However, since they began rising to prominence nationwide, the Lobos have established a strong presence in the country’s maximum-security prisons. The Lobos are reportedly in complete control of the Turi prison in Cuenca, which houses nearly 1,600 prisoners. They also have a dominant influence in the Sierra Centro and Cotopaxi prisons outside Latacunga. In Guayaquil’s Litoral prison, the largest in the country, they control wings 8 and 9, according to pamphlets published by the group in November 2022.

According to Metro Ecuador, the Lobos maintain a strong presence in smaller prisons in Cotopaxi, Tungurahua, Chimborazo, Azuay, and El Oro.

Criminal Economies

The Lobos’ primary source of income comes from moving cocaine purchased by Mexican cartels from Colombian groups through Ecuador.

Ecuador has emerged as a conveyer belt for Colombian cocaine headed to the US and Europe, with nearly a third of Colombia’s cocaine leaving South America through Ecuadorian ports. The Lobos and other Ecuadorian gangs have aided Ecuador’s augmented role in the cocaine trade.

The Lobos’ criminal activities include securing drug shipments in port cities, serving as debt collectors, and working as hired guns or killers for international partners or allied groups. In recent months, Ecuadorian authorities have discovered cocaine processing laboratories in Ecuador, indicating a possible evolution of mega-gangs like the Lobos into what authorities have dubbed “micro-cartels.”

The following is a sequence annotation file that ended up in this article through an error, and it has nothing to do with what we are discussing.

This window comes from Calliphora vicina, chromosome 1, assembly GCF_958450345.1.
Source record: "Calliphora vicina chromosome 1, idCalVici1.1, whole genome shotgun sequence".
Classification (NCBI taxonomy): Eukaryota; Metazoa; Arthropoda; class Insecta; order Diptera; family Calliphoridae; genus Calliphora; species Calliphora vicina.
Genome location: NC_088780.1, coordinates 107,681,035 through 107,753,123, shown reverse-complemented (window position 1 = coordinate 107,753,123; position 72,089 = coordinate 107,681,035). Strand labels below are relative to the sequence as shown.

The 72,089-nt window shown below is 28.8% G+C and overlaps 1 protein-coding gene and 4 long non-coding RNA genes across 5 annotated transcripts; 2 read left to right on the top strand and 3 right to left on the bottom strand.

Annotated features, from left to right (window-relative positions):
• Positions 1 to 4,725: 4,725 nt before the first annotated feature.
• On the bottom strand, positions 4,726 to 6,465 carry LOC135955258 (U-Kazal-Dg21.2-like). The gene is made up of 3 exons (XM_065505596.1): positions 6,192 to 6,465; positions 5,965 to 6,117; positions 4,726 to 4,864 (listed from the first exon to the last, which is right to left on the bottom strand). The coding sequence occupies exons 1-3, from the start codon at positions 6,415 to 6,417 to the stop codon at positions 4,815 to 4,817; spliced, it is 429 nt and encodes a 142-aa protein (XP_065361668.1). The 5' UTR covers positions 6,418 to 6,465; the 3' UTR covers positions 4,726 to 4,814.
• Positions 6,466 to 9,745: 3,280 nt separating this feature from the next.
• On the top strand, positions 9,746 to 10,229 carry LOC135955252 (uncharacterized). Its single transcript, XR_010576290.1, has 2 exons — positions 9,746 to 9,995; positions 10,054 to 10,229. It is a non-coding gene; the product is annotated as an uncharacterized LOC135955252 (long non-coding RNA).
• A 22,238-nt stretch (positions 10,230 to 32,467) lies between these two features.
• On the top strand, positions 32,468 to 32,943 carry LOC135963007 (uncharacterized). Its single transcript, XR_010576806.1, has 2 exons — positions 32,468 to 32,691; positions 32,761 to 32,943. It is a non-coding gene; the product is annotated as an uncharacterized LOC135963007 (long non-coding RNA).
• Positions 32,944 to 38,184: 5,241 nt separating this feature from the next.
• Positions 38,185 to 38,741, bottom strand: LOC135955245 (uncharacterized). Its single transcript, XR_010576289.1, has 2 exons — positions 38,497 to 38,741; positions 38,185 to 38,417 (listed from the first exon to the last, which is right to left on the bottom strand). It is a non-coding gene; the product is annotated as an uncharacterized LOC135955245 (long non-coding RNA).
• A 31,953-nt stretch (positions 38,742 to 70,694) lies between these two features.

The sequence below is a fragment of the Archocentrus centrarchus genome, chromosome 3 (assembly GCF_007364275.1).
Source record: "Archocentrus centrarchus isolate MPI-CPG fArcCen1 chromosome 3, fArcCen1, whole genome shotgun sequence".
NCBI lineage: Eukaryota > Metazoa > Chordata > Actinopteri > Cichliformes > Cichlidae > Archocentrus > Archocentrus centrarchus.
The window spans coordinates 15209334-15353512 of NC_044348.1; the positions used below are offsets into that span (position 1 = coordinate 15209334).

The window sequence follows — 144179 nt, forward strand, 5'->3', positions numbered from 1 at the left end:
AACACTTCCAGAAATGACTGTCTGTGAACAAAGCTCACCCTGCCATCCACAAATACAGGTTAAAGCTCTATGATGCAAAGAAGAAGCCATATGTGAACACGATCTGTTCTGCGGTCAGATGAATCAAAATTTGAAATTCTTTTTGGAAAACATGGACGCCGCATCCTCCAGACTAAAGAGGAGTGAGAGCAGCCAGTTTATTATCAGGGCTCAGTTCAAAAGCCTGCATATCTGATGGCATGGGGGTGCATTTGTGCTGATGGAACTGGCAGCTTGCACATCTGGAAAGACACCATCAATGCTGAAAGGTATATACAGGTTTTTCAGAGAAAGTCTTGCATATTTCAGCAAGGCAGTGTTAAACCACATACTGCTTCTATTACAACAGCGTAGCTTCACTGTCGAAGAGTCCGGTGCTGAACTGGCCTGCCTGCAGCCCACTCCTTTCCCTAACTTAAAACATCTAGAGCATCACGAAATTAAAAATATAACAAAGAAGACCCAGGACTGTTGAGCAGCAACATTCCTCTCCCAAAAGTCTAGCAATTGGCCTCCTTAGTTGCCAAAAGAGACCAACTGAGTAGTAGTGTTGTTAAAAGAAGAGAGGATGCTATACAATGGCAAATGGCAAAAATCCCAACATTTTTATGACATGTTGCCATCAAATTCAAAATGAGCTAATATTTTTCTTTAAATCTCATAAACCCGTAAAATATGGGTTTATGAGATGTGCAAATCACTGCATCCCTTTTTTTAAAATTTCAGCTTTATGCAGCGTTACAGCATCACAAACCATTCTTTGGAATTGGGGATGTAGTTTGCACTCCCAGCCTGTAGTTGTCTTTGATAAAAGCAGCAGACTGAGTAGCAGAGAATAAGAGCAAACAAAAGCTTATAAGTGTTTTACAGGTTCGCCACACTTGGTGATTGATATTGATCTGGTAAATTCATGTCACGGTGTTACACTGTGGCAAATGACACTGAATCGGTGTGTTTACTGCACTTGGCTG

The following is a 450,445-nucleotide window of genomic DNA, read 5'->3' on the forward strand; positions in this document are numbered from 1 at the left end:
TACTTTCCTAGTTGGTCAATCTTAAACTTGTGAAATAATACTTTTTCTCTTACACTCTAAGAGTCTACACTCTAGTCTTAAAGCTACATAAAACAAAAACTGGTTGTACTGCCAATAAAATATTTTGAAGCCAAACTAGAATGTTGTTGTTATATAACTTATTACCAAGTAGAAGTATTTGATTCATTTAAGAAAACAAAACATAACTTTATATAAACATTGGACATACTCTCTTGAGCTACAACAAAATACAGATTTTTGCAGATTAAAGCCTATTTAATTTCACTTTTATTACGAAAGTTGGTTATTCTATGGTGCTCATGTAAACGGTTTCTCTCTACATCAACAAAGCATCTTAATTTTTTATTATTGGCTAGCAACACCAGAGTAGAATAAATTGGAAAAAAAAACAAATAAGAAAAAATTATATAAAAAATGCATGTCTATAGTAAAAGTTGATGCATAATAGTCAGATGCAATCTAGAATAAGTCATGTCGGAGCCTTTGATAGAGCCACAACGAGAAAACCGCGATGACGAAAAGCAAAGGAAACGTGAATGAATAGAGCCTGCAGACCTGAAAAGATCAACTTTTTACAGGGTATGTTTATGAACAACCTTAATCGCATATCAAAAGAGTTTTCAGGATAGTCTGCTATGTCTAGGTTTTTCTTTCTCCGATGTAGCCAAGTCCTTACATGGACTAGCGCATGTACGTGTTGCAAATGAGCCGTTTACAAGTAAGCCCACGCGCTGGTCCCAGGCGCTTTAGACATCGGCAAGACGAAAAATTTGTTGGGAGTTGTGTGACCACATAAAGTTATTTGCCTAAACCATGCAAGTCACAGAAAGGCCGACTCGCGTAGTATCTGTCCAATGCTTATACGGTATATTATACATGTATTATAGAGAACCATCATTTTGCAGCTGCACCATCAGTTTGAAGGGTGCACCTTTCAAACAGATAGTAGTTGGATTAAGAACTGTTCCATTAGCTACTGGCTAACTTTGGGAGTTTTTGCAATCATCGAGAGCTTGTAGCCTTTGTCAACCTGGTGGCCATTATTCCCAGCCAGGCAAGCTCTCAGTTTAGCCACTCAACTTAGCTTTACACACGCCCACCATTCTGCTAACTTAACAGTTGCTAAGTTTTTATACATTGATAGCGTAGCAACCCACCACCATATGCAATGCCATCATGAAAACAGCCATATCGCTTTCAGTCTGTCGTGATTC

The Lobos also participate in micro-trafficking throughout Ecuador’s cities, mainly Quito, Guayaquil, and Quevedo. In March 2021, twelve Lobos members were apprehended and charged with various crimes, including micro-trafficking, extortion, robbery, and possessing illicit firearms. In February 2022, Ecuadorian authorities arrested ten alleged members of Lobos for kidnapping and murder charges in one of the more significant operations against the criminal group.

The Lobos and other mega-gangs have achieved dominance and penetration of the prison system through massive corruption of prison officials and bribery schemes reaching as high as prison directors. Lack of infrastructure and funding in many prisons throughout Ecuador has given gangs control over the facilities, often controlling movement and security within pavilions.